My son has a combination of spatial and fine motor dysgraphia. He would popcorn letters everywhere up and down and couldn't space anything.

 

His spelling was good but he couldn't do art ,draw shapes or copy work. He also had some auditory

 

We spent 2 years trying HWT and OT. With no improvment.

 

Then we did vision therapy which didn't fix it but opened the door. During that time

I also spent a year doing mazes, dot to dot and tracing symbols. We did retained reflexes during that time.

 

 

After he had good core and grip we started Getty and dubay on the whiteboard

Edited by exercise_guru
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I agree with previous posters that a lot depends on what the student needs. Some have upper body or strength weakness and need strength training. Some might need vision therapy.

 

We used HWT for print and started with cursive. We’re now using Logic of English with cursive because we started it for spelling, not because we didn’t like HWT.

 

As long as the print strokes are minimal and pencil lifting is minimal, any method is fine. Whole body writing (with arm in the air, with feet on the ground, with eyes closed), can help cement the letter formation.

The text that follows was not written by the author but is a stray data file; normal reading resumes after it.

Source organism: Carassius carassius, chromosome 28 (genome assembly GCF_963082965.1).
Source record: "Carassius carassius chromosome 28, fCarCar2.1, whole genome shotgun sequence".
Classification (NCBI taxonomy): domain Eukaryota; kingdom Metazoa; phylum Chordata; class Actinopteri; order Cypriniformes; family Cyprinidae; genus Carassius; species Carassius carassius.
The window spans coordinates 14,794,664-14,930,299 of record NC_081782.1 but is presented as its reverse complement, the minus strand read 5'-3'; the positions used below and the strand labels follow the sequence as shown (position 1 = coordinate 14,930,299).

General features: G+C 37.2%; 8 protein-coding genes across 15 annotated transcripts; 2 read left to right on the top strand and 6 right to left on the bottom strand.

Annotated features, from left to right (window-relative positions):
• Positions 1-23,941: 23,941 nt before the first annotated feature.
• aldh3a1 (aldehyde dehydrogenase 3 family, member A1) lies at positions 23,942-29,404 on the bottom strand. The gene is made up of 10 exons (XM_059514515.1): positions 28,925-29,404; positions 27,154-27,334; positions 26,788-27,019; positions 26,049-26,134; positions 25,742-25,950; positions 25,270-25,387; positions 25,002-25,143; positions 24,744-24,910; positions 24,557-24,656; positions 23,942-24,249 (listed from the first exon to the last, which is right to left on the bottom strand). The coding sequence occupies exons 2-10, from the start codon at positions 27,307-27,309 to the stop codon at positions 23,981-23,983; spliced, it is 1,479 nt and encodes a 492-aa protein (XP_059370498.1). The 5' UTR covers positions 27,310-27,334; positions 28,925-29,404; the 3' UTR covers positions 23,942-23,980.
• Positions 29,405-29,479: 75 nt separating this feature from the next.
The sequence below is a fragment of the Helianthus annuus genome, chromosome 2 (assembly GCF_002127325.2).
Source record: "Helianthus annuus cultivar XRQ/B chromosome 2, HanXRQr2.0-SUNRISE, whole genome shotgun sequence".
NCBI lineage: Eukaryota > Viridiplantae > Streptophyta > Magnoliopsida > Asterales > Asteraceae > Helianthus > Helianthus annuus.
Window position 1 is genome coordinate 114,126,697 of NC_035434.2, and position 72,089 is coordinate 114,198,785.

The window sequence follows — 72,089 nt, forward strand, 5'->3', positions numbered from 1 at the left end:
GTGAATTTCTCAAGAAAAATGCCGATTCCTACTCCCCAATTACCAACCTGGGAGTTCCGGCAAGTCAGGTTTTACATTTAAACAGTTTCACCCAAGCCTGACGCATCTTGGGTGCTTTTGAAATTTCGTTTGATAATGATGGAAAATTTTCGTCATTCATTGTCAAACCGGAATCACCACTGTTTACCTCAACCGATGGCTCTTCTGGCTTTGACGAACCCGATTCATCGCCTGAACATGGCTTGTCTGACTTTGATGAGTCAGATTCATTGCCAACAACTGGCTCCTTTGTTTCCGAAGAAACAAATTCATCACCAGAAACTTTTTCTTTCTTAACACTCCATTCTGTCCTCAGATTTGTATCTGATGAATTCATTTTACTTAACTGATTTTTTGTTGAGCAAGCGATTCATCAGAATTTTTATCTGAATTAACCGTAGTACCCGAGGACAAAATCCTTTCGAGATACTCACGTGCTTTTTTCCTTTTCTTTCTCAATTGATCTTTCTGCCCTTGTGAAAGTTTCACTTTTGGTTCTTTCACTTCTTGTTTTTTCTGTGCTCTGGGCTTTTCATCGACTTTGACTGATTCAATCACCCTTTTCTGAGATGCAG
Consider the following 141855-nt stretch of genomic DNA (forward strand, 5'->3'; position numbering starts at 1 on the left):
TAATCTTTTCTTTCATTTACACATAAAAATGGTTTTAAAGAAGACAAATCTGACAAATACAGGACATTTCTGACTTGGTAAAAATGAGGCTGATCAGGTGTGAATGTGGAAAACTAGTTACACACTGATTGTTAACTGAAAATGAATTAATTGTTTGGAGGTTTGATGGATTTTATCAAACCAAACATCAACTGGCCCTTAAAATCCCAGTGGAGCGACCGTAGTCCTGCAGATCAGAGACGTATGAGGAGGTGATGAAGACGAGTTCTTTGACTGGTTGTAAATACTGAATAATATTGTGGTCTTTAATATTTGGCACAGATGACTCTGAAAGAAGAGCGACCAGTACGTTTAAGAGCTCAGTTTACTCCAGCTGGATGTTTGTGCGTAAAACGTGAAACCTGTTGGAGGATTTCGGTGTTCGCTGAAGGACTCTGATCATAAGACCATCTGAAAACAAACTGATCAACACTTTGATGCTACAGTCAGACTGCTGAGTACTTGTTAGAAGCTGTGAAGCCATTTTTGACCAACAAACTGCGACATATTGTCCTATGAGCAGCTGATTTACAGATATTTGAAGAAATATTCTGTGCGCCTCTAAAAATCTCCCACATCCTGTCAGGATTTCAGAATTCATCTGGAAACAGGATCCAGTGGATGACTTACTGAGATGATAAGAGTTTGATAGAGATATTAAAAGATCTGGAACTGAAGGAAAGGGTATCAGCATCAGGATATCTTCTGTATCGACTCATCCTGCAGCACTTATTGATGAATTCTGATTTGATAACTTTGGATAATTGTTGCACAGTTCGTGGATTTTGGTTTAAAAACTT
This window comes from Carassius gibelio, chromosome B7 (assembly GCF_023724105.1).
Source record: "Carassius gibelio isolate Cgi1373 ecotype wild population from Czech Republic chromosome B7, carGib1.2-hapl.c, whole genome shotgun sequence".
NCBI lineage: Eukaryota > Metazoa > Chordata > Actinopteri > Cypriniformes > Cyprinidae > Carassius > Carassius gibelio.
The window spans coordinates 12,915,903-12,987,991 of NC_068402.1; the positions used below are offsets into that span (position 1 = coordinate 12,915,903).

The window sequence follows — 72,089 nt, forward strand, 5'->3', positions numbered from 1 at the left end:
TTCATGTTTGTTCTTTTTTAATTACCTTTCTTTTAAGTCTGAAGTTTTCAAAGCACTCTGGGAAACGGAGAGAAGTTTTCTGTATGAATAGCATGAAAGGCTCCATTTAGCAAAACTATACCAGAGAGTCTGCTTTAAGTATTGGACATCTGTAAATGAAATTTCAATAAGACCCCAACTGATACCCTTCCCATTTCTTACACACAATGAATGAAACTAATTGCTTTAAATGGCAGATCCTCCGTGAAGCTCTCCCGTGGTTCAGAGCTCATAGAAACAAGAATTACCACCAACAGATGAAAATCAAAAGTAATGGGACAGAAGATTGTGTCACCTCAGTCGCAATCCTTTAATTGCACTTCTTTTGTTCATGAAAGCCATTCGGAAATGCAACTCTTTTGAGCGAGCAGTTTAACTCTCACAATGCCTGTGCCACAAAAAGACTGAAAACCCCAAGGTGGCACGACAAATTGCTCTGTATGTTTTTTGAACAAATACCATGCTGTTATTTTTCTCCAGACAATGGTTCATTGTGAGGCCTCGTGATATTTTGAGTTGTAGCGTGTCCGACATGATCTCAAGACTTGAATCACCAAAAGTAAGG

Practice and age/maturity can help with desire to practice. DS9 just recently has been willing to write independently and chooses to do so over typing sometimes. He’s also old enough that his desire to be perfect in everything is lessening and he understands that isn’t practical so the speed has increased.

 

In general, cursive has been easier and more legible for DS, typing is a requirement for most subjects, and practice will be necessary for a while still.

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Agreeing with all of the above, and noting that whatever program you do, you might have to make up your own sheets with in-between steps, teach letters in a different order, etc. 

 

Also prioritize formation and then neatness. If they are making the same letters the same way every time, the neatness will improve even if it's not amazing. But doing the same motions over and over is really crucial. 

 

I would emphasize what the PP said about minimizing pencil-lifting and steer you far away from "ball and stick" methods of any kind. That's way too much guessing where the pencil would/could/should land!!! It also reduces the letters to a series of circles and sticks arranged in different ways vs. a letter that is formed individually and differently from every other letter. In fact, if you have a child that starts out writing one letter and ends up switching partway through, you might want to find a writing curriculum where every letter looks and feels distinct to minimize that sort of easy error.

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Peterson Directed, followed by Essential Learning Products

 

cursive first, its much easier than print and its a fresh start as the student may view self as failure

 

With PD, we used it until the muscle action made sense and was becoming habit - the student needs to write, not draw a letter at a time

ELP has practical instructions on legibility vs perfection

 

also important is finding the implement that gives enough feedback to the fingers ... we used a bic flair marker for a while, then eased into a pencil with a gripper and a fat barrel pen